oh, a >= 157 / 50 / 2 ^ (4 + 1)

view this post on Zulip Mario Carneiro (Mar 15 2019 at 11:30):

like I mentioned before, sign headaches are real here

view this post on Zulip Kevin Buzzard (Mar 15 2019 at 11:31):

246/2507

view this post on Zulip Kevin Buzzard (Mar 15 2019 at 11:32):

@Kenny Lau

view this post on Zulip Kenny Lau (Mar 15 2019 at 11:33):

(157/50/2^5 = 157/1600 which works better, but actually this is not the intermediate we want)

view this post on Zulip Kenny Lau (Mar 15 2019 at 11:33):

lemma pi_gt_314 : pi > 3.14 :=
begin
  refine lt_of_le_of_lt _ (pi_gt_sqrt_two_add_series 4), rw [mul_comm],
  apply le_mul_of_div_le, norm_num, apply le_sqrt_of_sqr_le, rw [le_sub],
  refine le_trans (sqrt_two_add_series_step_up (99/70) (by norm_num) (by norm_num)) _,
  refine le_trans (sqrt_two_add_series_step_up (874/473) (by norm_num) (by norm_num)) _,
  refine le_trans (sqrt_two_add_series_step_up (1940/989) (by norm_num) (by norm_num)) _,
  refine le_trans (sqrt_two_add_series_step_up (1447/727) (by norm_num) (by norm_num)) _,
  refine le_trans (by norm_num : (1447 / 727 : )  2 - 141 / 14644) _,
  rw sub_le_sub_iff_left, norm_num
end

view this post on Zulip Kenny Lau (Mar 15 2019 at 11:34):

this is 2 seconds faster on my computer (6s vs 8s)

view this post on Zulip Kenny Lau (Mar 15 2019 at 11:35):

@Mario Carneiro do you see how to make this faster?

⊢ (157 / 50 / 2 ^ (4 + 1)) ^ 2 ≤ 141 / 14644

view this post on Zulip Mario Carneiro (Mar 15 2019 at 11:35):

same trick

view this post on Zulip Mario Carneiro (Mar 15 2019 at 11:35):

prove a^2 <= bla and bla <= a

view this post on Zulip Mario Carneiro (Mar 15 2019 at 11:37):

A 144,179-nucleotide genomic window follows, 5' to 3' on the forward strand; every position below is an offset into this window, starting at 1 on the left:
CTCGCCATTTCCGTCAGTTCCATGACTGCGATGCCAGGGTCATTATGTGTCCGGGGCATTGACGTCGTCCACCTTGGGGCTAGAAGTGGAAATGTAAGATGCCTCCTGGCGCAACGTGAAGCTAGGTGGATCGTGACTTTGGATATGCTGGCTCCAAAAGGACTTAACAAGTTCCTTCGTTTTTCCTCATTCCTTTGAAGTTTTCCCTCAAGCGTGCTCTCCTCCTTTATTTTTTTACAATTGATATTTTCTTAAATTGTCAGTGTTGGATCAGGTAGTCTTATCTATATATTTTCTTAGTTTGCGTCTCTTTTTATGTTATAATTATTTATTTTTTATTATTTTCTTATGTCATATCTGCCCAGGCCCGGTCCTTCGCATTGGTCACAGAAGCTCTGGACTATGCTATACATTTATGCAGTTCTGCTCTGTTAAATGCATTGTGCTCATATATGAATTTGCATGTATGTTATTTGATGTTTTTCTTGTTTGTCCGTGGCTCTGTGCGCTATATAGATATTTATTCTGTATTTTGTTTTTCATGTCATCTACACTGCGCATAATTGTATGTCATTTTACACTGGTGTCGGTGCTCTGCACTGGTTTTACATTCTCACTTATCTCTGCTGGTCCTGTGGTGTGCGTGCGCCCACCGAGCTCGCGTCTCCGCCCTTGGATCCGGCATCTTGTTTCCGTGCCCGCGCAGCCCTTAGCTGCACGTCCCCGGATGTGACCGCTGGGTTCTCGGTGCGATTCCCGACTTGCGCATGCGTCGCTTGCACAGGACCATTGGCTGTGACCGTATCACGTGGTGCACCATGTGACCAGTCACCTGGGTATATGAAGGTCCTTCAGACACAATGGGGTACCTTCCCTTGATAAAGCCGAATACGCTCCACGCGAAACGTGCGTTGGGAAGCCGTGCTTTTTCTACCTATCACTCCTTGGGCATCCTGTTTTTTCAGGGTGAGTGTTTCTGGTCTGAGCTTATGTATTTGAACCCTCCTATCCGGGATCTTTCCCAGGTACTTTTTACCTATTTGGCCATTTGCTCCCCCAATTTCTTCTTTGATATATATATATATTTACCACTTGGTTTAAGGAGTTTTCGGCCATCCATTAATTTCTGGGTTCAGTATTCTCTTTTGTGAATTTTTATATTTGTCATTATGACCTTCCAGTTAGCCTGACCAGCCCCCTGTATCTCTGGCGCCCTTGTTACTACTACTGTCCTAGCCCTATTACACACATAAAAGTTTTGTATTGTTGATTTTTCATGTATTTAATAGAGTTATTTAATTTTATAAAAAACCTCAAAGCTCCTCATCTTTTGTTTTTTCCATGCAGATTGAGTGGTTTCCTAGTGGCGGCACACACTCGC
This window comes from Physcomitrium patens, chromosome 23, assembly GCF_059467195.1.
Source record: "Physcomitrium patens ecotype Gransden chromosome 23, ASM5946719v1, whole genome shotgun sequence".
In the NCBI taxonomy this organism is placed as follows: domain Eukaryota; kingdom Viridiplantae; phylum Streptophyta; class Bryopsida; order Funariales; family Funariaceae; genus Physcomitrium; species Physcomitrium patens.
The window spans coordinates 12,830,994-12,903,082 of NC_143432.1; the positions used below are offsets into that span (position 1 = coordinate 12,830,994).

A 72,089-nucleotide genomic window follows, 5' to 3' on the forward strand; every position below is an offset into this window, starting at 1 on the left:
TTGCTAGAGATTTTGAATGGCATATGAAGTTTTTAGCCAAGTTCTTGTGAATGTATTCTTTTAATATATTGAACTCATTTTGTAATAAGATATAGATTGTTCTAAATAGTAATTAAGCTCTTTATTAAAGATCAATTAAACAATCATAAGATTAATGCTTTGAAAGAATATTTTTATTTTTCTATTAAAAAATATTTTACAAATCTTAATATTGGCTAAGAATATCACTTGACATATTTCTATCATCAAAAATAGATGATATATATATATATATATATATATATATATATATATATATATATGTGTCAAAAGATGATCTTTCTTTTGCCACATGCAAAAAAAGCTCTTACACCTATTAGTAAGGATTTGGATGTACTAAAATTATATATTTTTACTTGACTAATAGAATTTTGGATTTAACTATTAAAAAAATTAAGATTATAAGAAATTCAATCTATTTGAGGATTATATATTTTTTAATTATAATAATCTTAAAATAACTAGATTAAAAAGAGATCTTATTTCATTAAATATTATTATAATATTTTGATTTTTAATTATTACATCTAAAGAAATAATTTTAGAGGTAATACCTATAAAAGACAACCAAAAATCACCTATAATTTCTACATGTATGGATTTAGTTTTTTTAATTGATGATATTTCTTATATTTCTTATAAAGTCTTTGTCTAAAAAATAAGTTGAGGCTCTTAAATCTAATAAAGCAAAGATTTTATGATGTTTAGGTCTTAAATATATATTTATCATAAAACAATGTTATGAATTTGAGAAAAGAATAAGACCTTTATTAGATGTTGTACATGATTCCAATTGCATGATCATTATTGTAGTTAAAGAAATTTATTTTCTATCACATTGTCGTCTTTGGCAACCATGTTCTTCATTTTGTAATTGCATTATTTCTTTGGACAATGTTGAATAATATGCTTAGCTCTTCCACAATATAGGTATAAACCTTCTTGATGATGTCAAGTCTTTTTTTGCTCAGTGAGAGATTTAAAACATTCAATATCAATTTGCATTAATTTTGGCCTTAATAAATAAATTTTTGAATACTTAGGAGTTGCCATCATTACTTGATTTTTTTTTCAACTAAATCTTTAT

By the way, the actual optimization criterion is the number of theorem applications in the norm_num proofs, although this is crazy hard to predict

view this post on Zulip Kenny Lau (Mar 15 2019 at 11:39):

@Mario Carneiro but like bla would just be 141/14644

view this post on Zulip Kenny Lau (Mar 15 2019 at 11:39):

I already optimized this

view this post on Zulip Mario Carneiro (Mar 15 2019 at 11:39):

no, you are optimizing a

view this post on Zulip Mario Carneiro (Mar 15 2019 at 11:40):

157 / 50 / 2 ^ (4 + 1) <= magic and magic^2 <= 141/14644

view this post on Zulip Kenny Lau (Mar 15 2019 at 11:40):

the magic would just be 157/50/2^5 which is 157/1600

view this post on Zulip Kenny Lau (Mar 15 2019 at 11:40):

I already reached the limit I think

view this post on Zulip Kenny Lau (Mar 15 2019 at 11:41):

confirmed

view this post on Zulip Kevin Buzzard (Mar 15 2019 at 11:41):

(deleted)

view this post on Zulip Mario Carneiro (Mar 15 2019 at 11:41):

yeah okay then it's just a lot of working out

view this post on Zulip Mario Carneiro (Mar 15 2019 at 11:42):

If this is really expensive compared to the other steps, you could try making 141/14644 a bit larger and see if you can compensate with the others

view this post on Zulip Kevin Buzzard (Mar 15 2019 at 11:44):

Is clearing denominators expensive? There's a theorem which says you can do that